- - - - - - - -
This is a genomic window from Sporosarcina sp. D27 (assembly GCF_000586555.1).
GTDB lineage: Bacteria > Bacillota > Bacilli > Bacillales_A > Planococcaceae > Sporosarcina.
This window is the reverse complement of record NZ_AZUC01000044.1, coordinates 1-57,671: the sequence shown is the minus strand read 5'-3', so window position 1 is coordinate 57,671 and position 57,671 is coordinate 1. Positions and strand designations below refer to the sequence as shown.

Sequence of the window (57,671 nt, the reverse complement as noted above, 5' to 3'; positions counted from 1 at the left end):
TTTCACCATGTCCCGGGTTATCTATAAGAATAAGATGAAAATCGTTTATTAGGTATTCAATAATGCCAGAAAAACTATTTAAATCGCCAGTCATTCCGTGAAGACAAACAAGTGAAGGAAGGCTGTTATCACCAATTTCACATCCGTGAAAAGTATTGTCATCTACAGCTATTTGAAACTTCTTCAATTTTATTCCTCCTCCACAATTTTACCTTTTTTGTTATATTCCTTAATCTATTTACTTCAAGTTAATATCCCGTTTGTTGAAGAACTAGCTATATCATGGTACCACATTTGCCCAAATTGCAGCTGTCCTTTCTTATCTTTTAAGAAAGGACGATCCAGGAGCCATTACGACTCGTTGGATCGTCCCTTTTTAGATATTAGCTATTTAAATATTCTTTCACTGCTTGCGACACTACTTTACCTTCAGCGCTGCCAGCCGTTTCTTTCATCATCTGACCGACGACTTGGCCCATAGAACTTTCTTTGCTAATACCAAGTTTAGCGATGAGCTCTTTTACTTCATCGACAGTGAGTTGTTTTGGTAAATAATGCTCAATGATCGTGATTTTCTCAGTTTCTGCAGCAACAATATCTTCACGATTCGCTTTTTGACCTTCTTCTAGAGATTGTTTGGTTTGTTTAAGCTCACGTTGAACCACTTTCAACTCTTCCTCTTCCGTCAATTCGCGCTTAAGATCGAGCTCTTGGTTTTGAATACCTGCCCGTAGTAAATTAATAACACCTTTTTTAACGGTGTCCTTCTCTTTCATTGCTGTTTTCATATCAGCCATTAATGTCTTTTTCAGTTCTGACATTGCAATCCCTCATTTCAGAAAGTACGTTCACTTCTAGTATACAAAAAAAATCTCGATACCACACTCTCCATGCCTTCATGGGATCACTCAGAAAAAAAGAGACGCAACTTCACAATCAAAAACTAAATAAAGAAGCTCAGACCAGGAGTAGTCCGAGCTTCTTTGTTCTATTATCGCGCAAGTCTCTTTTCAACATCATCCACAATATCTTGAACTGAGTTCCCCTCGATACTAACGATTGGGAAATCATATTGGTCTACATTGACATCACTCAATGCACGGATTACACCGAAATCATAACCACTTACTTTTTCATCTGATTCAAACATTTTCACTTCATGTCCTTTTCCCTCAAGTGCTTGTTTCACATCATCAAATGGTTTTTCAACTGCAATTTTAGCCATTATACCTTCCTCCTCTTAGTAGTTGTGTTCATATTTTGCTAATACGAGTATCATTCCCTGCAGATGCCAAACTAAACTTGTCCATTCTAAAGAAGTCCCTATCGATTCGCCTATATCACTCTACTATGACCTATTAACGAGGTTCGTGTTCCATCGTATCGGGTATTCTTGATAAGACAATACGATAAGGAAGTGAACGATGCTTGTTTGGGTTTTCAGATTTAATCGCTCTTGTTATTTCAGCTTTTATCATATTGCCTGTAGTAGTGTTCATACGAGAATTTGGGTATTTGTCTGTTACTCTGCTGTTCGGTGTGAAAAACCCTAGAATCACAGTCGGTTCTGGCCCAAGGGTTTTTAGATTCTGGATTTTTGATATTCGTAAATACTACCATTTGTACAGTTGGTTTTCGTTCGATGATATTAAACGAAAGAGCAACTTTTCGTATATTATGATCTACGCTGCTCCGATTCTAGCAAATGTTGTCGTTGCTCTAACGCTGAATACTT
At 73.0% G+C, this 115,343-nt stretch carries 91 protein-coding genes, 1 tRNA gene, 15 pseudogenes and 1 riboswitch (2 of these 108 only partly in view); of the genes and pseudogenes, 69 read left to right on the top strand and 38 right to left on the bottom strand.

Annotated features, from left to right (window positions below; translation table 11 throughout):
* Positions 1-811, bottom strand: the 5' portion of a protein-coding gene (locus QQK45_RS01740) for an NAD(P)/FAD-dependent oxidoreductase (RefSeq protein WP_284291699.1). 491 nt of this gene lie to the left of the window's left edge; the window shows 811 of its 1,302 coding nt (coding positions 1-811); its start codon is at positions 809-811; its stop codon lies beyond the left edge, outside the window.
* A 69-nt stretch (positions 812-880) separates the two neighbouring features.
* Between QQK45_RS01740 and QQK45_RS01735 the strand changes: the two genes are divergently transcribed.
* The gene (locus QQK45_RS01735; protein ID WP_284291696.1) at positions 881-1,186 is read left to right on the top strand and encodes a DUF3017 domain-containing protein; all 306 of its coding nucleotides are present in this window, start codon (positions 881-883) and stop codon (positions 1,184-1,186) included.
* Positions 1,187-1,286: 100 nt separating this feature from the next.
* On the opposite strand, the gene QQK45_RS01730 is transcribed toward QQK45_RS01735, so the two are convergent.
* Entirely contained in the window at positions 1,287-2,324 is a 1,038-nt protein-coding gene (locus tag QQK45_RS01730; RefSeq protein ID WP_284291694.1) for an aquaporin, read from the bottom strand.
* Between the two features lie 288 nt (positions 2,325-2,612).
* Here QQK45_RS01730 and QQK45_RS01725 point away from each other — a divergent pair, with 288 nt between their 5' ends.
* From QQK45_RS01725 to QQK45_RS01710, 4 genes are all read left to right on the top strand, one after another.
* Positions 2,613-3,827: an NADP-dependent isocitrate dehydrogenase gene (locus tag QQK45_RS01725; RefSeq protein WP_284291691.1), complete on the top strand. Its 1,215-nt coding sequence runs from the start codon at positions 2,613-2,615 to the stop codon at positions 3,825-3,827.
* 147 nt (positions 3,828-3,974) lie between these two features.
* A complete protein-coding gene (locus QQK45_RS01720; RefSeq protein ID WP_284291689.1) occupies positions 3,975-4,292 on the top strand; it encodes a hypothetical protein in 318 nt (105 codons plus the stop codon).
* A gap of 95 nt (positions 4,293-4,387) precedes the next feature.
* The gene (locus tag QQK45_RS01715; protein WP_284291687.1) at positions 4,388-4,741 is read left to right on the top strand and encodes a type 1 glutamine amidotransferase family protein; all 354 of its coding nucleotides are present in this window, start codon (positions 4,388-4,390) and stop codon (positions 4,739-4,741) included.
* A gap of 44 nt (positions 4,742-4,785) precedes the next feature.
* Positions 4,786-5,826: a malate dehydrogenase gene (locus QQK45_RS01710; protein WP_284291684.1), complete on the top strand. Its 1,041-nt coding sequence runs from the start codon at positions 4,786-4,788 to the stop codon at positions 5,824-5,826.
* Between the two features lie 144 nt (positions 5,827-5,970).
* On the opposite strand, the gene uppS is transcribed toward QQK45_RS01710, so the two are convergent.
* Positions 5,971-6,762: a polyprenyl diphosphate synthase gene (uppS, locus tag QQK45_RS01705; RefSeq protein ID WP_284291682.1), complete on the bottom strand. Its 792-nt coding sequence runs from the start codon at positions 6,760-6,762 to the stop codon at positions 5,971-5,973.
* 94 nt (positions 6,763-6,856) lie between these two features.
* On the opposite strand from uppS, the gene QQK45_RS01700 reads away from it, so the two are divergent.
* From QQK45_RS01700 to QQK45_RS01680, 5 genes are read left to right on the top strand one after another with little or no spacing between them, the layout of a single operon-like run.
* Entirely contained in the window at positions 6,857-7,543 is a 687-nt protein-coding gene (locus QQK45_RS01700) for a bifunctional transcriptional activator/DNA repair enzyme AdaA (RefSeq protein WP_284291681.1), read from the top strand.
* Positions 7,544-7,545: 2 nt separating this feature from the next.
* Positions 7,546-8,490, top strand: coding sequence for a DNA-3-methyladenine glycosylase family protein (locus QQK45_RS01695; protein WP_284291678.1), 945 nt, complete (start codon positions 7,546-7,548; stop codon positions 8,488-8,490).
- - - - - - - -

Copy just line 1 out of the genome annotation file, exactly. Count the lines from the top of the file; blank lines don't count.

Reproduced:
This is a genomic window from Sporosarcina sp. D27 (assembly GCF_000586555.1).